The second is the Yuneec e430, a purpose-built electric airplane that was recently introduced and is still undergoing test flights. It’s similar in size to the J-3 Cub, holds two persons, and has a gross weight of 1034 lbs. The Yuneec e430 is composite and very clean aerodynamically, and it comes with either a 6-pack of batteries or a 10-pack. The larger pack weighs 286 lbs (130 kg) and is estimated to store 18 kwh. It has a recommended cruise of 60 mph (52 knots). At this speed, my simple model shows it will fly for 2 hours. Company literature says that it estimates 2.25 to 2.5, but the Yuneec hasn’t flown that long as of this writing. Sales are expected this year.

The Yuneec e430 (by permission Yuneec International)
The Yuneec e430 (by permission Yuneec International)

Why is the Yuneec so much better than the Cub? It has much lower drag so the power is used more efficiently. As shown in the sidebar, drag is composed of induced drag and parasitic drag. The Yuneec is designed somewhere between a Cub and a motor glider – a plane designed to have both drag components as low as possible. Induced drag is directly proportional to aspect ratio (the wingspan divided by the chord). The Cub’s is 7:1 and the Yuneec’s is twice that at nearly 14:1.

The electric airplane with the most sales to date (about 50) is the Antares 20E motor glider and is more akin to the Yuneec than the Cub. These have enough stored energy to climb from sea level to about 10,000 feet although typical operation is to climb to the safest altitude for the flight and go thermal or wave hunting, adding power only when the altitude gets too low between lift sources. The Antares is a true self-launch sailplane with an aspect ratio of 31.7:1. Both the Yuneec and the Antares have very smooth skins and are very clean, minimizing parasitic drag, the polar opposite of the Cub.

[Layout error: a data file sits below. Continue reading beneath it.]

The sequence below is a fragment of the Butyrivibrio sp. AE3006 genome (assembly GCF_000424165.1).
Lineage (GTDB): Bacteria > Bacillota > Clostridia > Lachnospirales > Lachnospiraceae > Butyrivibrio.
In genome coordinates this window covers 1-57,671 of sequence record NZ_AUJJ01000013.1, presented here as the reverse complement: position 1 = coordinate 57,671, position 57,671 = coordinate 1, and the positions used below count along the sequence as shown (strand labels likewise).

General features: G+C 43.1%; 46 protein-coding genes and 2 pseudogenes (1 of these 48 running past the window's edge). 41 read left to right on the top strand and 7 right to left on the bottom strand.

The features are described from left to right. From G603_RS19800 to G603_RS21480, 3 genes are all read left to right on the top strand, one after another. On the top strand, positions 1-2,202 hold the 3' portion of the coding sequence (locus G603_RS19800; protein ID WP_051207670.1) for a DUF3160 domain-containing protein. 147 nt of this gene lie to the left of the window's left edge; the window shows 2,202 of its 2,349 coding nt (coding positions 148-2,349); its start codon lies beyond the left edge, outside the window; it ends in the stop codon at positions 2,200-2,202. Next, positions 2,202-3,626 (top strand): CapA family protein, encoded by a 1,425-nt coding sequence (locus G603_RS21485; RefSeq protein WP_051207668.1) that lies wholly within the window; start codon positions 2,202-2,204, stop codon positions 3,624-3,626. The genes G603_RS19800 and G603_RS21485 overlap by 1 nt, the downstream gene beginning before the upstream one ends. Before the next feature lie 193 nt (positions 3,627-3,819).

Since flight time is directly proportional to the energy stored, and the energy stored is proportional to the weight of the batteries, another metric to consider is that portion of the gross weight used for batteries. For the Cub, 29 percent of gross is batteries, whereas the Yuneec (with its larger battery pack) uses 33 percent. This begs the question, is there an airframe that can handle a higher percentage of battery weight?
One potential approach is to see what happens with a larger airplane, like an RV-10. If you replace the engine and fuel system with 80 lbs of electric motor and controller and 1120 lbs of batteries, keeping the gross the same with two passengers, you could potentially have an “RV-10e.”

So the third example in this study, the RV-10e would have 44 percent of its gross taken up by batteries. This plane can store 71 kwh of energy, nearly four times the Yuneec or the Cub, but it takes more power to fly (hence the higher assumed motor weight). My simulation shows that it does quite good if you fly it slow. At 70 mph, it will stay up for 1.8 hours. If you crank it up to its cruise speed of 170 mph, then the duration falls to 0.6 hours. (However, if the 10e was streamlined and given a high aspect ratio wing, then…)